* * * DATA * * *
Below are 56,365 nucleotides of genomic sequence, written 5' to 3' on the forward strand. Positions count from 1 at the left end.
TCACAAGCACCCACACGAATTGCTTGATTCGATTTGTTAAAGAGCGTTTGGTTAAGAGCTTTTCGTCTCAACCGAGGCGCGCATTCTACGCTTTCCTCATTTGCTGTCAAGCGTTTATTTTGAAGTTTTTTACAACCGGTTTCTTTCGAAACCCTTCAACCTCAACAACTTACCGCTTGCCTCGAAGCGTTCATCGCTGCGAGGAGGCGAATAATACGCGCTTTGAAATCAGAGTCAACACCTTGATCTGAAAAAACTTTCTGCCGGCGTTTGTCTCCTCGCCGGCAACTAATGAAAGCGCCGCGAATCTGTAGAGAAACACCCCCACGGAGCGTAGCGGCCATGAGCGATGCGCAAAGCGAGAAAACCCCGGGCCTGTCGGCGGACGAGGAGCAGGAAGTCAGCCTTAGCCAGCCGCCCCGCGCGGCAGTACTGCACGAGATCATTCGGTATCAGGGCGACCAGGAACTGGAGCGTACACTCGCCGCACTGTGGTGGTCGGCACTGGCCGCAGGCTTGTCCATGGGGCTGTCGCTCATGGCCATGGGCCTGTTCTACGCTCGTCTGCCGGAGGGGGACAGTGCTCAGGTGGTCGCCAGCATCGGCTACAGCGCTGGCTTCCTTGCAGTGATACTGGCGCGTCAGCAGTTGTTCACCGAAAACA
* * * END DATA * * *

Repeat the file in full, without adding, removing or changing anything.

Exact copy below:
Below are 56,365 nucleotides of genomic sequence, written 5' to 3' on the forward strand. Positions count from 1 at the left end.
TCACAAGCACCCACACGAATTGCTTGATTCGATTTGTTAAAGAGCGTTTGGTTAAGAGCTTTTCGTCTCAACCGAGGCGCGCATTCTACGCTTTCCTCATTTGCTGTCAAGCGTTTATTTTGAAGTTTTTTACAACCGGTTTCTTTCGAAACCCTTCAACCTCAACAACTTACCGCTTGCCTCGAAGCGTTCATCGCTGCGAGGAGGCGAATAATACGCGCTTTGAAATCAGAGTCAACACCTTGATCTGAAAAAACTTTCTGCCGGCGTTTGTCTCCTCGCCGGCAACTAATGAAAGCGCCGCGAATCTGTAGAGAAACACCCCCACGGAGCGTAGCGGCCATGAGCGATGCGCAAAGCGAGAAAACCCCGGGCCTGTCGGCGGACGAGGAGCAGGAAGTCAGCCTTAGCCAGCCGCCCCGCGCGGCAGTACTGCACGAGATCATTCGGTATCAGGGCGACCAGGAACTGGAGCGTACACTCGCCGCACTGTGGTGGTCGGCACTGGCCGCAGGCTTGTCCATGGGGCTGTCGCTCATGGCCATGGGCCTGTTCTACGCTCGTCTGCCGGAGGGGGACAGTGCTCAGGTGGTCGCCAGCATCGGCTACAGCGCTGGCTTCCTTGCAGTGATACTGGCGCGTCAGCAGTTGTTCACCGAAAACA